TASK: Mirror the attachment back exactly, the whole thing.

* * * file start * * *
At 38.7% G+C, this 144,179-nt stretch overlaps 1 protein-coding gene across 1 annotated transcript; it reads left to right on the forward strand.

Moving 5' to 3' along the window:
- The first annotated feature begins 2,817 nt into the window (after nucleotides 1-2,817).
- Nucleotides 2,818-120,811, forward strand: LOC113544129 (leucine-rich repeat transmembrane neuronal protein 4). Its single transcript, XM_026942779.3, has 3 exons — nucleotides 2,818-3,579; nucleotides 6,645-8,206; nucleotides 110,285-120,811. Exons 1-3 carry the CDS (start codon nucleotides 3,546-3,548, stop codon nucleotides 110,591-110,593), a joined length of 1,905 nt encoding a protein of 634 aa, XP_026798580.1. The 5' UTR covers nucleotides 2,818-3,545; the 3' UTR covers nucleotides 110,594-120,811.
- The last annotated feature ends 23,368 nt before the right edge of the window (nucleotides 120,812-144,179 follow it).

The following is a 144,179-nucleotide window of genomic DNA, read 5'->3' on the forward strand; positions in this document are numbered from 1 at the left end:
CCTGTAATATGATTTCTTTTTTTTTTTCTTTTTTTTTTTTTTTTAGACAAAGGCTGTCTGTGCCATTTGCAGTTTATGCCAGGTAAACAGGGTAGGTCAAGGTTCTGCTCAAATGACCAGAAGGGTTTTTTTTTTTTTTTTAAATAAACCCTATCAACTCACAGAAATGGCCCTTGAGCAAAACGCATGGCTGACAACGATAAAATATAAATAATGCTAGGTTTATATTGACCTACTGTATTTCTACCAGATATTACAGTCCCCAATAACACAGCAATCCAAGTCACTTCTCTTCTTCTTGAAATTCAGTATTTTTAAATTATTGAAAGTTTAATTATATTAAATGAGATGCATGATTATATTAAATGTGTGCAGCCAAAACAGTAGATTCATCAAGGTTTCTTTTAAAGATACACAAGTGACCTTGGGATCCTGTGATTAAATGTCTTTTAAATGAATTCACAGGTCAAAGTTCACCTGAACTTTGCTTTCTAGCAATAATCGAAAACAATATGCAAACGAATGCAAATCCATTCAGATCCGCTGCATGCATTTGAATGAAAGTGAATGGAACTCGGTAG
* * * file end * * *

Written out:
At 38.7% G+C, this 144,179-nt stretch overlaps 1 protein-coding gene across 1 annotated transcript; it reads left to right on the forward strand.

Moving 5' to 3' along the window:
- The first annotated feature begins 2,817 nt into the window (after nucleotides 1-2,817).
- Nucleotides 2,818-120,811, forward strand: LOC113544129 (leucine-rich repeat transmembrane neuronal protein 4). Its single transcript, XM_026942779.3, has 3 exons — nucleotides 2,818-3,579; nucleotides 6,645-8,206; nucleotides 110,285-120,811. Exons 1-3 carry the CDS (start codon nucleotides 3,546-3,548, stop codon nucleotides 110,591-110,593), a joined length of 1,905 nt encoding a protein of 634 aa, XP_026798580.1. The 5' UTR covers nucleotides 2,818-3,545; the 3' UTR covers nucleotides 110,594-120,811.
- The last annotated feature ends 23,368 nt before the right edge of the window (nucleotides 120,812-144,179 follow it).

The following is a 144,179-nucleotide window of genomic DNA, read 5'->3' on the forward strand; positions in this document are numbered from 1 at the left end:
CCTGTAATATGATTTCTTTTTTTTTTTCTTTTTTTTTTTTTTTTAGACAAAGGCTGTCTGTGCCATTTGCAGTTTATGCCAGGTAAACAGGGTAGGTCAAGGTTCTGCTCAAATGACCAGAAGGGTTTTTTTTTTTTTTTTAAATAAACCCTATCAACTCACAGAAATGGCCCTTGAGCAAAACGCATGGCTGACAACGATAAAATATAAATAATGCTAGGTTTATATTGACCTACTGTATTTCTACCAGATATTACAGTCCCCAATAACACAGCAATCCAAGTCACTTCTCTTCTTCTTGAAATTCAGTATTTTTAAATTATTGAAAGTTTAATTATATTAAATGAGATGCATGATTATATTAAATGTGTGCAGCCAAAACAGTAGATTCATCAAGGTTTCTTTTAAAGATACACAAGTGACCTTGGGATCCTGTGATTAAATGTCTTTTAAATGAATTCACAGGTCAAAGTTCACCTGAACTTTGCTTTCTAGCAATAATCGAAAACAATATGCAAACGAATGCAAATCCATTCAGATCCGCTGCATGCATTTGAATGAAAGTGAATGGAACTCGGTAG